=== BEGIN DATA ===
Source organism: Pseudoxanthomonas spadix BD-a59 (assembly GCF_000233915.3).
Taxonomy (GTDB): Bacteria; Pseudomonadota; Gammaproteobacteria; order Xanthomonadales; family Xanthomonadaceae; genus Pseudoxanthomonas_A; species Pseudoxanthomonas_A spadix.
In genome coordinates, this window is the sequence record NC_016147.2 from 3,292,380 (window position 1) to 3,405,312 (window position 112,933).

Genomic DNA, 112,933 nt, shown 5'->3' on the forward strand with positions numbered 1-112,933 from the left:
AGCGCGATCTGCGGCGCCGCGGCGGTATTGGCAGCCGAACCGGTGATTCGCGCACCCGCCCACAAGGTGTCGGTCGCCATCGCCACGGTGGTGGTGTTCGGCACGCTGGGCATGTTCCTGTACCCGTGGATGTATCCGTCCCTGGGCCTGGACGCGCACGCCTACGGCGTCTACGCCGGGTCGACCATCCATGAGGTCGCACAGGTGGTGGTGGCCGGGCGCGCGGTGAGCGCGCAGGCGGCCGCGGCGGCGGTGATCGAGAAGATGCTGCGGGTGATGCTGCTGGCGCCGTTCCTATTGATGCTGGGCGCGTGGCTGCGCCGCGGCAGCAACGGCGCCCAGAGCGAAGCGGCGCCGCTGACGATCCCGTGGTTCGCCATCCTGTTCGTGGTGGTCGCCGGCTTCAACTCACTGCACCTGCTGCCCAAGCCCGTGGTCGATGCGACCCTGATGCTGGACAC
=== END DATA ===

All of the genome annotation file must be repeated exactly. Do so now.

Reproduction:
Source organism: Pseudoxanthomonas spadix BD-a59 (assembly GCF_000233915.3).
Taxonomy (GTDB): Bacteria; Pseudomonadota; Gammaproteobacteria; order Xanthomonadales; family Xanthomonadaceae; genus Pseudoxanthomonas_A; species Pseudoxanthomonas_A spadix.
In genome coordinates, this window is the sequence record NC_016147.2 from 3,292,380 (window position 1) to 3,405,312 (window position 112,933).

Genomic DNA, 112,933 nt, shown 5'->3' on the forward strand with positions numbered 1-112,933 from the left:
AGCGCGATCTGCGGCGCCGCGGCGGTATTGGCAGCCGAACCGGTGATTCGCGCACCCGCCCACAAGGTGTCGGTCGCCATCGCCACGGTGGTGGTGTTCGGCACGCTGGGCATGTTCCTGTACCCGTGGATGTATCCGTCCCTGGGCCTGGACGCGCACGCCTACGGCGTCTACGCCGGGTCGACCATCCATGAGGTCGCACAGGTGGTGGTGGCCGGGCGCGCGGTGAGCGCGCAGGCGGCCGCGGCGGCGGTGATCGAGAAGATGCTGCGGGTGATGCTGCTGGCGCCGTTCCTATTGATGCTGGGCGCGTGGCTGCGCCGCGGCAGCAACGGCGCCCAGAGCGAAGCGGCGCCGCTGACGATCCCGTGGTTCGCCATCCTGTTCGTGGTGGTCGCCGGCTTCAACTCACTGCACCTGCTGCCCAAGCCCGTGGTCGATGCGACCCTGATGCTGGACAC